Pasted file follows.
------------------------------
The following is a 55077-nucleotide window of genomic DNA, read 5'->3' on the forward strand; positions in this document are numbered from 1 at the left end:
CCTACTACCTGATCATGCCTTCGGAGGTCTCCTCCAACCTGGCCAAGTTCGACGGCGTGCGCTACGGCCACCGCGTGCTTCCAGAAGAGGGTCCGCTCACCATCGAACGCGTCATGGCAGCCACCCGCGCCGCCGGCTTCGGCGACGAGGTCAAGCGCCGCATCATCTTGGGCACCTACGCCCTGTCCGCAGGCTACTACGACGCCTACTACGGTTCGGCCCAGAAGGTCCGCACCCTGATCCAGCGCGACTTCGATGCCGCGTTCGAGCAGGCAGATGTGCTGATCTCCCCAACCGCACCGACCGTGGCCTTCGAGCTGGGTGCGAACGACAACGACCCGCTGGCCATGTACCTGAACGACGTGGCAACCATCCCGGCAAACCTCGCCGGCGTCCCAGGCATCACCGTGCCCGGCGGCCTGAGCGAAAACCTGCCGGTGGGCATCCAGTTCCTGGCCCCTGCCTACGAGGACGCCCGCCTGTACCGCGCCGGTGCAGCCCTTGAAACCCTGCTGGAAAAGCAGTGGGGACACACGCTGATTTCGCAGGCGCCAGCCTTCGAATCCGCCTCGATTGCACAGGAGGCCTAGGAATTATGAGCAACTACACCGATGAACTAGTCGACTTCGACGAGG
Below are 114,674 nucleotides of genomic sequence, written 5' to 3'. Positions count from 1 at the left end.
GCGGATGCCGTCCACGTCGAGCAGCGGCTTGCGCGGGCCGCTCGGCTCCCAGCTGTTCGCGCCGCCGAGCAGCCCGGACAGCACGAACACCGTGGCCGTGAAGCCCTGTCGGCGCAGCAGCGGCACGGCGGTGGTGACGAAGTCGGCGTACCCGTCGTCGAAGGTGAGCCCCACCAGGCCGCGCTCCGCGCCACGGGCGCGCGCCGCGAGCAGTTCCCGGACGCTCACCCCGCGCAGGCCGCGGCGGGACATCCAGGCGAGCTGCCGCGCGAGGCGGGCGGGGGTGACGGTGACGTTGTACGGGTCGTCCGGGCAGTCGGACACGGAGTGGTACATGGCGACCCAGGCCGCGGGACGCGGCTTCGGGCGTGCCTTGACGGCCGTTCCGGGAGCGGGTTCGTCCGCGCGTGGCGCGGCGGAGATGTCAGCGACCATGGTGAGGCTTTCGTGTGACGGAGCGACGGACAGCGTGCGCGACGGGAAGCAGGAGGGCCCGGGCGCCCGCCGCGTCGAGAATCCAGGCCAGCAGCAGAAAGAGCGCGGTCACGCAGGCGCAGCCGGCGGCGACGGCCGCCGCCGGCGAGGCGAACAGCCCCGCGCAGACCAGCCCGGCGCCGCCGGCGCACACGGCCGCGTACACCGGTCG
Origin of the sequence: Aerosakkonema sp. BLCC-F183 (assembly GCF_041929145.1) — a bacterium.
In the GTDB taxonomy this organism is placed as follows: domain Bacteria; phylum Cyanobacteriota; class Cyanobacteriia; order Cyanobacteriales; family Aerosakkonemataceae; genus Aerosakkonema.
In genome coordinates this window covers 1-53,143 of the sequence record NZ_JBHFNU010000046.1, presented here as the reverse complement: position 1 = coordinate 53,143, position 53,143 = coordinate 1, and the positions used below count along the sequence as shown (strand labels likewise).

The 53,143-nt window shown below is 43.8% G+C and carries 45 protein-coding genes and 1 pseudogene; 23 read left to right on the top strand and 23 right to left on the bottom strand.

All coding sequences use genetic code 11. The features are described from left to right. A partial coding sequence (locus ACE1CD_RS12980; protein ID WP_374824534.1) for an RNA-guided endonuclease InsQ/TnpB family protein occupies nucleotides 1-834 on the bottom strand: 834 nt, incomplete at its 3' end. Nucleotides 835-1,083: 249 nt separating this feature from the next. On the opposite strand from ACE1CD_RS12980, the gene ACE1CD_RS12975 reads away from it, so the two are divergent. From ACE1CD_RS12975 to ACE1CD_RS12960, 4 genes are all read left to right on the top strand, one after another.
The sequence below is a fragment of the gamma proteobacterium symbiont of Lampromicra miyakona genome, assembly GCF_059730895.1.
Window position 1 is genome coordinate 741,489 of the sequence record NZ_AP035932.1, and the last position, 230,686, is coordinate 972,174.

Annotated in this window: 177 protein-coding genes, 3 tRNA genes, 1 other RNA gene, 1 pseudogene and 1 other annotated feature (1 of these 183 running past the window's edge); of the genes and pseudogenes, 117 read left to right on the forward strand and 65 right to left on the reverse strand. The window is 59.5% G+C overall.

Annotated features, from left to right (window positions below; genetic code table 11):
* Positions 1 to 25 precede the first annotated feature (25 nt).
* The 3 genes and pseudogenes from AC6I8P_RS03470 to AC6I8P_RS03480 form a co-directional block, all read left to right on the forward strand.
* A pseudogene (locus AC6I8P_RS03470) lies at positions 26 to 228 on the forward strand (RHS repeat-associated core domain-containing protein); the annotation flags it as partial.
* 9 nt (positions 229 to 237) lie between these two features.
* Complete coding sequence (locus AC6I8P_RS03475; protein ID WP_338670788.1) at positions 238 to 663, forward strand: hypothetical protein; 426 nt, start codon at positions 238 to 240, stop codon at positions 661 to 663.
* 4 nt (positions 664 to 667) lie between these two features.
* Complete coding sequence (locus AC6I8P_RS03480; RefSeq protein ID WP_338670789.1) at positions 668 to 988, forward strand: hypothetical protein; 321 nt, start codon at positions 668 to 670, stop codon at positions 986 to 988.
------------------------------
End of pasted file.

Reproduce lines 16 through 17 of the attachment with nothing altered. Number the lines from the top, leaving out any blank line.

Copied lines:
* A pseudogene (locus AC6I8P_RS03470) lies at positions 26 to 228 on the forward strand (RHS repeat-associated core domain-containing protein); the annotation flags it as partial.
* 9 nt (positions 229 to 237) lie between these two features.